19.5" x 36" Poster
Harken back to a simpler EGG time. A Celebration of the Northern California town of Petaluma and the birthplace of the commercial Egg industry.
Petaluma /pɛtəˈluːmə/ is a city in Sonoma County, part of the North Bay sub-region of the San Francisco Bay Area, located 37 mi (60 km) north of San Francisco. Its population was 57,941 according to the 2010 Census.
The Rancho Petaluma Adobe, located in Petaluma, is a National Historic Landmark. Its construction started in 1836 by order of General Mariano Guadalupe Vallejo, then Commandant of the San Francisco Presidio. It was the center of a 66,000 acre (270-km²) ranch stretching from Petaluma River to Sonoma Creek. The adobe is considered one of the best preserved buildings of its era in Northern California.
Petaluma is a transliteration of the Coast Miwok phrase péta lúuma which means hill backside. Péta Lúuma was originally the name of a Miwok village located near the present day borders of the city of Petaluma.
The Coast Miwok resided in southern Sonoma County, and Péta Lúuma was originally the name of a Miwok village east of the Petaluma River. A number of other Coast Miwok villages were also located in and around what is now Petaluma; Wotoki, immediately to the south of the village of Petaluma, on the opposite side of the river, Etem, Likatiut, and Tuchayalin, near downtown Petaluma, and Tulme and Susuli, just north of what are now the city limits of Petaluma.
The Petaluma area was part of a 66,000 acre (270-km²) 1834 Mexican land grant by Governor Jose Figueroa to Mariano Guadalupe Vallejo called Rancho Petaluma. In 1836, Vallejo ordered construction of his Rancho Petaluma Adobe a ranch house in Petaluma, which his family often used as a summer home, while he resided in the neighboring town of Sonoma. Vallejo's influence and Mexican control in the region began to decline after Vallejo's arrest during the Bear Flag Revolt in 1846.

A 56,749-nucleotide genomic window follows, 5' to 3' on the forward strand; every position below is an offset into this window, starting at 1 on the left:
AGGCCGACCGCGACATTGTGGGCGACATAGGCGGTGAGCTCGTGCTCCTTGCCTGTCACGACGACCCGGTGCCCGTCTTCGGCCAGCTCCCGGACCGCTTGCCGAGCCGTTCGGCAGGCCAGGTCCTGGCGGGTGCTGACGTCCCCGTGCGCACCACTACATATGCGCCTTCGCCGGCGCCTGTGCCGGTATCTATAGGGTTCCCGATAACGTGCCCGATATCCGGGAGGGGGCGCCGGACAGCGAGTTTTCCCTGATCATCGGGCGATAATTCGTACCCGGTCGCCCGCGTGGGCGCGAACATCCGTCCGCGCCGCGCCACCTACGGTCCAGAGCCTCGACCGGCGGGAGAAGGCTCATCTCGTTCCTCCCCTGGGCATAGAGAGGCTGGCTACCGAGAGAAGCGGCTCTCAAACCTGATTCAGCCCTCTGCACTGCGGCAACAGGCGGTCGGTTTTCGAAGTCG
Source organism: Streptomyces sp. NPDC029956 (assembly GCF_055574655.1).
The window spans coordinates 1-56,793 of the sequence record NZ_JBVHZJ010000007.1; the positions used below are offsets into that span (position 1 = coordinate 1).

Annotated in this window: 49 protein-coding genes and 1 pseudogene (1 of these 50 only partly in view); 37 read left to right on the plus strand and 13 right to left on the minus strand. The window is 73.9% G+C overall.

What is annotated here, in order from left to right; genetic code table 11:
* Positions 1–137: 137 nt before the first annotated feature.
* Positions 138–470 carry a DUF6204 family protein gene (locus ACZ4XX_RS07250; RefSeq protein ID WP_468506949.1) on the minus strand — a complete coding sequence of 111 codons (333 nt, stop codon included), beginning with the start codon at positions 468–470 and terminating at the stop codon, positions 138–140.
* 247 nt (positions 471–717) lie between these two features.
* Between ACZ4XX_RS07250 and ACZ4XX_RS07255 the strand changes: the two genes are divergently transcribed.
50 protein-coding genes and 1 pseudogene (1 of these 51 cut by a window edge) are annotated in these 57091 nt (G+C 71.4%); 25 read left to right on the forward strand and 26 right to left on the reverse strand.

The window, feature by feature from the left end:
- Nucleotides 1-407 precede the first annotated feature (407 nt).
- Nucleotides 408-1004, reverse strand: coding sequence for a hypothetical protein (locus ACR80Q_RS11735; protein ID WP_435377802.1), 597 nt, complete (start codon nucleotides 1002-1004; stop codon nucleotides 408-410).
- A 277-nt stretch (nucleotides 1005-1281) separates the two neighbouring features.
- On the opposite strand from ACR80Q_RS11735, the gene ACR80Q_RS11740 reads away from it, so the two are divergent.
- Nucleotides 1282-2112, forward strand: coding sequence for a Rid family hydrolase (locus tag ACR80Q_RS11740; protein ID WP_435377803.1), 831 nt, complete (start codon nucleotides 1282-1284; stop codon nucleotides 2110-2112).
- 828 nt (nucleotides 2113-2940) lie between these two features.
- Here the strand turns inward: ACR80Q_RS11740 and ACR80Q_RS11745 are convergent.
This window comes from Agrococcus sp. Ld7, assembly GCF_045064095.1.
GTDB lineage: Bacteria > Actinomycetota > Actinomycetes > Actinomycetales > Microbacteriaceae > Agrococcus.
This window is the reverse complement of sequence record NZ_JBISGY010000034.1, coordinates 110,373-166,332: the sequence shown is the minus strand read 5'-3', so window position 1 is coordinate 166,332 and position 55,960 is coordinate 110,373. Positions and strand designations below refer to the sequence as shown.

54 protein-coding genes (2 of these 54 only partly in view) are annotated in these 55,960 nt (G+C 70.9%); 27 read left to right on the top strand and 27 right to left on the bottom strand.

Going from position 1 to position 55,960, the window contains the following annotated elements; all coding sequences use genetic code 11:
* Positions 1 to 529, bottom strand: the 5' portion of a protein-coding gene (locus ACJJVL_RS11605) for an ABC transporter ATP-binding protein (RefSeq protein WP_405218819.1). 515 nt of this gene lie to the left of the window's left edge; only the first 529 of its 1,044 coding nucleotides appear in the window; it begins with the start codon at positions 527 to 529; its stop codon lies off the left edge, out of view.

Pioneers moved to Petaluma from the eastern United States after James Marshall found gold in the Sierra Nevada in 1848. The town's position on the Petaluma River in the heart of productive farmland was critical to its growth during the 19th and early 20th centuries. Sailing scows, such as the scow schooner Alma (1892), and steamers plied the river between Petaluma and San Francisco, carrying agricultural produce and raw materials to the burgeoning city of San Francisco during the California Gold Rush.
Petaluma soon became known for its grain milling and chicken processing industries, which continue to the present as a smaller fraction of its commerce. At one time, Petaluma was known as the "Egg Capital of the World," sparking such nicknames as "Chickaluma". Petaluma hosted the only known Poultry drugstore and is the place where the egg incubator was invented by Lyman Byce in 1879. Petaluma is also where Randall Smith founded Mesa/Boogie (also known as Mesa Engineering), which manufactures high quality guitar and bass guitar amplification.
One of the largest historic chicken processing plants still stands in the central area of town; this 1930s brick building is no longer used for the chicken industry, but is being evaluated for preservation and change of use. Even though it is no longer known as the Egg Capital of the World, Petaluma maintains a strong agricultural base today with dairy farms, olive groves, vineyards, and berry and vegetable farms.
Price: $25. USD
Shipping: $5. USD
California Residents subject to tax.